To say we are living in hard times would be something of an understatement. Yet, with tales of economic disasters and financial disparity, we in the fashion department remain optimistic as ever. Armed with a fashionista will-of-steel and our trusty post-war ideology; being thrifty doesn’t necessarily mean being trampy. To be a student is to be cheap. Any student found splashing the cash in Vivienne Westwood during term time must immediately be deranged, delusional, or of course, in possession of “daddy’s credit card”. Either way, as students, our shoulders weigh heavy with the burden of frugality. Whilst it all may sound like a challenge of epic proportions, it isn’t. With a sewing kit, a haberdashery shop, and a pair of scissors, anyone (and I do mean anyone) can transform their wardrobe, their style and, ultimately, their lives for the princely sum of, absolutely nothing.
Let us take, for example, the much sought-after aviator jackets of the A/W Burberry catwalk and replicated bountifully by the British high street. A good one, made of real sheepskin, will set you back from anywhere between around £100 and £350, depending on the style, material and shop (of course, this doesn’t include the Burberry jacket). £100 in the student world is a lot of money, considering that the whole job could be done and dusted in a matter of a meagre £5. Here’s how: simply take any last season leather or suede jacket, get yourself down to your nearest haberdashery shop, buy a metre (or two) of shearling and quite simply sew the material onto the lining of the jacket.Why stop there? Sew some shearing or a fur collar (easily purchasable at any good fabric shop) onto your denim jacket which (so long as it isn’t highly reminiscent of the stone-wash nightmare that was the 1980s) is still perfectly fashionable.
The sense of personal achievement is gargantuan, and with the money saved and creativity fulfilled, it’ll be pretty hard not to walk around campus with a smug grin. Here’s another example: take a pair of old jeans that have become short and cut them to a reasonable length of your discretion, and you’ve gained yourself some new denim shorts. And don’t worry about fraying or exposed pockets, channel your inner Alexa Chung and Agyness Deyn and embrace the frayed denim. Team with a pair of thick tights, a preppy cardigan (sew an old school crest and piping onto a cheap cardigan) and your fabulous new aviator jacket and you have frugal fashion in minutes.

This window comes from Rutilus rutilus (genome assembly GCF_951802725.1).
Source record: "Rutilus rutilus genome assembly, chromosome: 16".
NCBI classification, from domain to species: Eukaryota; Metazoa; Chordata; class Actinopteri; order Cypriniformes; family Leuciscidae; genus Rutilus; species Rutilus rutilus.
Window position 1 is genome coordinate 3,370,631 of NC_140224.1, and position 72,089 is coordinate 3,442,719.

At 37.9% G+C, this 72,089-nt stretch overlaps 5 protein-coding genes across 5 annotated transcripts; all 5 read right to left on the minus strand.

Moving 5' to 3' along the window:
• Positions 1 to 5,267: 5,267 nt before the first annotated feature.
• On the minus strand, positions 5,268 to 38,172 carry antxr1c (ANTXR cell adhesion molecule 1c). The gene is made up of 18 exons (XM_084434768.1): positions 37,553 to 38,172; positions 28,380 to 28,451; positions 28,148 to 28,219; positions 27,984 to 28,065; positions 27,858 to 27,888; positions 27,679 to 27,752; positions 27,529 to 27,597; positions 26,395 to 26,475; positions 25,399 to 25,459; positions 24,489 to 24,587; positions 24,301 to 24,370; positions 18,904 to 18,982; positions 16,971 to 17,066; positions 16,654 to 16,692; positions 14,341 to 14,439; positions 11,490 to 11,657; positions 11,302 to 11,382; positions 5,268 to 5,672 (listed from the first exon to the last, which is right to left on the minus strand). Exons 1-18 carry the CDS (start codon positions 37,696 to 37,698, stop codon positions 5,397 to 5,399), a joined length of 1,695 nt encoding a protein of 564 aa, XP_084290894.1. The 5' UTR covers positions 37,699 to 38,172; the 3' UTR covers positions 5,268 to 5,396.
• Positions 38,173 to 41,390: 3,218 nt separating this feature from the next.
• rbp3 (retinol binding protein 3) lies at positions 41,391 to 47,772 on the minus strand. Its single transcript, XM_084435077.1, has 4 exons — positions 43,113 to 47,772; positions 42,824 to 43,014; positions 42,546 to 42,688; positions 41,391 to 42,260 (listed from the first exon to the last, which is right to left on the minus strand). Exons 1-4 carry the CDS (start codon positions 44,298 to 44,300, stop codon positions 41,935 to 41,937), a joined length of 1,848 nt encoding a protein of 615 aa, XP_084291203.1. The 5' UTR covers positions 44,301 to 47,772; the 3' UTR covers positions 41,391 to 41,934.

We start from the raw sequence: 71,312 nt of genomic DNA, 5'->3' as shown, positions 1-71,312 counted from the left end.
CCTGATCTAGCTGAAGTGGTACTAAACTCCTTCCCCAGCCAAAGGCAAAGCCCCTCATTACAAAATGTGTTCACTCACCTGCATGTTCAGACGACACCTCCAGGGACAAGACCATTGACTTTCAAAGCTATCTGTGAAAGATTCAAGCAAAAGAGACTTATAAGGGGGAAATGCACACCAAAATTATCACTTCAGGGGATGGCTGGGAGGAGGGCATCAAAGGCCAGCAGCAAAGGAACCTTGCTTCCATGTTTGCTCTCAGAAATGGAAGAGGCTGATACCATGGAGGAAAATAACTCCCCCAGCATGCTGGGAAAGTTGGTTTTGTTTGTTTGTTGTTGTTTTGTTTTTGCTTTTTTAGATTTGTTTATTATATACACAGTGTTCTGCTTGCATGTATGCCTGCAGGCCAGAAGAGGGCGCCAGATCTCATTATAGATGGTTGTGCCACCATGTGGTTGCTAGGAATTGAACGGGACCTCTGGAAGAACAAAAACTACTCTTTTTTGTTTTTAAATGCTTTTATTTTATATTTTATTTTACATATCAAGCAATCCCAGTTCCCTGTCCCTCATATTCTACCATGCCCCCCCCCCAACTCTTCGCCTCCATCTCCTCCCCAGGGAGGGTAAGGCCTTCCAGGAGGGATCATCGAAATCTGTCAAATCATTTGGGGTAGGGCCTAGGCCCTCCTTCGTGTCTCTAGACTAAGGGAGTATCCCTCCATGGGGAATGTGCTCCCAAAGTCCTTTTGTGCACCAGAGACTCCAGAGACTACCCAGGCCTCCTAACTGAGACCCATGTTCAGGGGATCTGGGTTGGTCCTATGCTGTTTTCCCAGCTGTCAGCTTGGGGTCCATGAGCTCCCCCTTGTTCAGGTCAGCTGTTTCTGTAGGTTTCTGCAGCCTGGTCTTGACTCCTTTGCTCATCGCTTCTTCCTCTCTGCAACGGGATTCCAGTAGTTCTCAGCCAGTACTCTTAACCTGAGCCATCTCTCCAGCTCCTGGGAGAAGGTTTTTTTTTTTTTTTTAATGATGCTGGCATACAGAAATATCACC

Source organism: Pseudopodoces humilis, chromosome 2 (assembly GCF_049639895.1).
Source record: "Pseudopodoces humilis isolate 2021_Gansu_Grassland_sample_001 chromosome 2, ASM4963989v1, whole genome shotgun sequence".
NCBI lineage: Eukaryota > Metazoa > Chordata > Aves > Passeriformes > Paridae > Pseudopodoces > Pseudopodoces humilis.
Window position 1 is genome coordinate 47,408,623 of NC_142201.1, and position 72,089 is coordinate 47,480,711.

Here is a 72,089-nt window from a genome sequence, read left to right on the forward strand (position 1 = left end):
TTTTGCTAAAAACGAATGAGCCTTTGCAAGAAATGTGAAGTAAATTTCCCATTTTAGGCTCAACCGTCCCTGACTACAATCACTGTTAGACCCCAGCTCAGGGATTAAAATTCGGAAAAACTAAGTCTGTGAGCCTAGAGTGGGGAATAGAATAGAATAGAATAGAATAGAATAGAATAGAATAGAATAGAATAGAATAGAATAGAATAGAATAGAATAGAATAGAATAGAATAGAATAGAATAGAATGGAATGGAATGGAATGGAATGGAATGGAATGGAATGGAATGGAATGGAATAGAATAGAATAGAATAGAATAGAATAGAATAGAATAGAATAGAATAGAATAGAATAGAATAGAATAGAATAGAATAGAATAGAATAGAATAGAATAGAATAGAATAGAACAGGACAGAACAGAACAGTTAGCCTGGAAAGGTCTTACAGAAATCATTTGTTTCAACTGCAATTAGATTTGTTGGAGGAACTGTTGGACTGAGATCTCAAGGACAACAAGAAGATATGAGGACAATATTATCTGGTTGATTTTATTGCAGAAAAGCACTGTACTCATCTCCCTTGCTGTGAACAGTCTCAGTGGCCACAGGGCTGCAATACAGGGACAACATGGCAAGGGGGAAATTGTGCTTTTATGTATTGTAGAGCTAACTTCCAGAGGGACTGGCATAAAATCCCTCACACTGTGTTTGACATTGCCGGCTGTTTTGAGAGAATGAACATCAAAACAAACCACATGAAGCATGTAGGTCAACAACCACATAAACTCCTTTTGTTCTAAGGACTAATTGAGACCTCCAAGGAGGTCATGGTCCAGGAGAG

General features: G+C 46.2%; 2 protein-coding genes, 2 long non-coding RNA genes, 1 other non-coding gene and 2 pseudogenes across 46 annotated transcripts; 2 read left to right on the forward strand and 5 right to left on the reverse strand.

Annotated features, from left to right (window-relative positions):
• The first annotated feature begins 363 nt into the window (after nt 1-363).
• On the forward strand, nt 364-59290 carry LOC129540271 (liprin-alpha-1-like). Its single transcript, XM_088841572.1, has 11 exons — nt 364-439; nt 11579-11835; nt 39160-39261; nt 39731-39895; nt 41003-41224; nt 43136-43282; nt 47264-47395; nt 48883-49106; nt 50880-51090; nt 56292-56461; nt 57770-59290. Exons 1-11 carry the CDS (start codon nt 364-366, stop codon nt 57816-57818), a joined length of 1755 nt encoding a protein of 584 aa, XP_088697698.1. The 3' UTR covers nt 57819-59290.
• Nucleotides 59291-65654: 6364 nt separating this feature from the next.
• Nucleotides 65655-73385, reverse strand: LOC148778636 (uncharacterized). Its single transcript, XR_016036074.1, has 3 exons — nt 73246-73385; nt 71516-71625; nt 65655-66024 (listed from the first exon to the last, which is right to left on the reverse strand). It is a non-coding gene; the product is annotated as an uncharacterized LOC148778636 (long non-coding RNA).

Don’t stop there; girls, raid your boyfriends’ cupboards – the boyfriend look hasn’t quite dissipated from the fashion scene, and during winter provides a stylish (and warm) alternative to traditional winter coats. Guys, do the same – borrow your girlfriend’s scarves, unisex hats and even jackets for a truly metrosexual look, à la catwalk shows throughout LFW.
Further to this, attending clothes swap-parties and vintage fairs are a great place to meet new people and pick up real bargains. On that note, there’s the sanctuary of any frugal fashionista: the humble charity shop. Just off campus, near Catherine House, many of us are lucky enough to walk past the “Retreat Spa Charity Shop” and peruse its many wondrous delights. If, like my mother, you are dubious of clothes from charity shops, accessories are equally, if not more so, fantastic. Back at home, I was lucky enough to find a vintage Chanel handbag for £45 and a pair of Blahniks for under £100. Stories of great charity shop finds are always floating around, so try your luck.
Certainly, if you’re feeling more ambitious – and chances are you will soon enough – venture into the world of designing and making. Urban Outfitters sells an absolutely spectacular book, Basic Pattern Making In Fashion, and sells sewing machines for modest prices. Take it from me, once you’ve mastered the art of a tube dress, you’ll never look back. There is something particularly beautiful about creating your own clothes, and chances are, it’s cheaper too! Despite our financial difficulties, the enduring British fashion spirit triumphs and remembering the women of the 40s and 50s who used kohl eyeliner to draw artificial seams onto their legs, reminds us of the importance of style and the fact that it – thankfully – costs nothing.